Metrical Feet – Samuel Taylor Coleridge



Trōchĕe trīps frŏm lōng tŏ shōrt;
From long to long in solemn sort
Slōw Spōndēe stālks; strōng fo͞ot! yet ill able
Ēvĕr tŏ cōme ŭp wĭth Dācty̆l trĭsȳllăblĕ.
Ĭāmbĭcs mārch frŏm shōrt tŏ lōng;—
Wĭth ă le͞ap ănd ă bo͞und thĕ swĭft Ānăpæ̆sts thrōng;
One syllable long, with one short at each side,
Ămphībrăchy̆s hāstes wĭth ă stātely̆ stride;—
Fīrst ănd lāst bēĭng lōng, mīddlĕ shōrt, Am̄phĭmācer
Strīkes hĭs thūndērīng ho͞ofs līke ă pro͞ud hīgh-brĕd Rācer.
If Derwent be innocent, steady, and wise,
And delight in the things of earth, water, and skies;
Tender warmth at his heart, with these metres to show it,
With sound sense in his brains, may make Derwent a poet,—
May crown him with fame, and must win him the love
Of his father on earth and his Father above.
My dear, dear child!
Could you stand upon Skiddaw, you would not from its whole ridge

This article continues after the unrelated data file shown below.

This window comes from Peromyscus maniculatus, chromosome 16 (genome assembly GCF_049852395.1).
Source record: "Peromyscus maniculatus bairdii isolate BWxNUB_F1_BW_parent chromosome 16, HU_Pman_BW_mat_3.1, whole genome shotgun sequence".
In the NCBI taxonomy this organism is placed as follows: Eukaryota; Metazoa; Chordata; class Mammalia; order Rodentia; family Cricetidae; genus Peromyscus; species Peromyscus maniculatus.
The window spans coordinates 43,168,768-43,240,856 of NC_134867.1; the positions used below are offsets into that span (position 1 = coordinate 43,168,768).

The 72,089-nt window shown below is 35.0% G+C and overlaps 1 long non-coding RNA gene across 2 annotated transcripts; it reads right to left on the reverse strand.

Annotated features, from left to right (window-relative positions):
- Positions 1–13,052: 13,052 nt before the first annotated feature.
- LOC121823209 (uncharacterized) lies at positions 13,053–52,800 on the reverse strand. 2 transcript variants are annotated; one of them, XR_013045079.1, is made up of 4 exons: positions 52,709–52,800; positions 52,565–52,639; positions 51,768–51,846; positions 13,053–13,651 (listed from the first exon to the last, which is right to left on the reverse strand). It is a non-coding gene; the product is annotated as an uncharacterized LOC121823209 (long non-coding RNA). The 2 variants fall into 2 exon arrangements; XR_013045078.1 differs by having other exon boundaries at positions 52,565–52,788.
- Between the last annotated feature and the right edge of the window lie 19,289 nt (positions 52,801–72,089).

See a man who so loves you as your fond S. T. COLERIDGE.


When we analyze the meter, we can see the mnemonic. Each section that talks about a specific type of metrical foot actually uses that foot.


/ u / u / u /

Trochee trips from long to short

u / u / u / u /

From long to long in solemn sort

/ / / / / / / / / u

Slow spondee stalks; strong foot yet ill able

/ u u / u u / u u / u u

Ever to run with the dactyl trisyllable.

u/ u / u / u /

Iambics march from short to long.

u u / u u / u u /u u /

With a leap and a bound the swift anapests throng.


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